“As per the security briefing, I leapt from the now stopped Toyota and threw myself on the floor with the best of them. We remained in this casual position for the standard two minutes and then jogged to the nearest bunker comprised of big slabs of re-informed concrete, where we stood for the next 40 minutes until the same disembodied voice announced the attack was over.
“Back to the car and on to the office.
“Kandahar Air Force base is huge and covers about the same area as Reading. The only way to describe the place is a cross between a massive council estate, combined with an industrial estate, all constructed out of large reinforced concrete slabs, a la the Berlin wall, with razor wire, shipping containers and dust everywhere. Combined with this is a large runway in the very middle from which F16s’, Tornados, C160s’, several different civilian planes, drones which are quite fascinating up close and a multiplicity of helicopters both civilian and military fly in and fly out.
“The air traffic never stops and a week into my residence, I am still fascinated by the screaming roar of fighters taking off in pairs to provide air support to ground troops.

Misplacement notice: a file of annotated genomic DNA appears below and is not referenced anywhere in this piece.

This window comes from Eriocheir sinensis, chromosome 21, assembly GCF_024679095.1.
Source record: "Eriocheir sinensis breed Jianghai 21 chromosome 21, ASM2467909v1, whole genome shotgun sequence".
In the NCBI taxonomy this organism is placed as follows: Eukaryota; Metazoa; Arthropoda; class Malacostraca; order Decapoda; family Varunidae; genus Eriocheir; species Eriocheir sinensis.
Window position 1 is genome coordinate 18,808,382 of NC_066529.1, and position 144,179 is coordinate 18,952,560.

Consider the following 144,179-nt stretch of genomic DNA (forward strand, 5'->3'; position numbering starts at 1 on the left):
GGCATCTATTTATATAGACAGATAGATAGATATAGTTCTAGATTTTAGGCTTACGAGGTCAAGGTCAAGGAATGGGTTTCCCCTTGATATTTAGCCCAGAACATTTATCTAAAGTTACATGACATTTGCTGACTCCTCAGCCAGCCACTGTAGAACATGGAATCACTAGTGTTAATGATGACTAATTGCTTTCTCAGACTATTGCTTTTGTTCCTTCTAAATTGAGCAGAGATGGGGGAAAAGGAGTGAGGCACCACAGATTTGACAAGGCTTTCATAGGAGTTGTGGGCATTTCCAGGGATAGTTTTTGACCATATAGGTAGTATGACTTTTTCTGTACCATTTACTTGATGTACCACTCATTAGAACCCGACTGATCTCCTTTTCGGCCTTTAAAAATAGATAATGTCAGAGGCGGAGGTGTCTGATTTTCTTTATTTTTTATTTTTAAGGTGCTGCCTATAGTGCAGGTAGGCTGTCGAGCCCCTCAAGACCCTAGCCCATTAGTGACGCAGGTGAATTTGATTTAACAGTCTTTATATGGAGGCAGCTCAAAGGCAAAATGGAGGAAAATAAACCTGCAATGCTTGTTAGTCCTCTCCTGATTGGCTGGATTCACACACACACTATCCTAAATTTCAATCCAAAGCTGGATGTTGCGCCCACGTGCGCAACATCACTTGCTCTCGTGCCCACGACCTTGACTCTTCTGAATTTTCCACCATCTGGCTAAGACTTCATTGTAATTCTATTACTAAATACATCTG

“Although briefed to bring warm clothing, the weather is sunny and warm. The night, which appears like a flick of a switch, brings cooler temperatures. At this point everybody is wearing reflective belts to prevent getting run over, as street lights are in very short supply. Woe betide those who don’t wear their belts, as the Military Police will appear from nowhere and fines liberally dispensed.
“The vehicle traffic is immense and Toyota Land Cruisers pretty much reign supreme. Naturally there is a vast supply of military vehicles of every shape and size, which are either for combat purpose or logistical services. All vehicles move at a standard 20 K/H, apart from certain sections of the perimeter road where, a massive 40 K/H is permitted.
“As with their civilian counterparts in the U.S., the American Military Police have the Vogon cloaking device allowing them to appear from nowhere behind those miscreants doing 25 or 25 K/H, for which you get the obligatory ticket and points on your licence. The roads are liberally covered with “STOP” signs at all junctions and the driving community has the “every other vehicle” movement through the junctions down pat.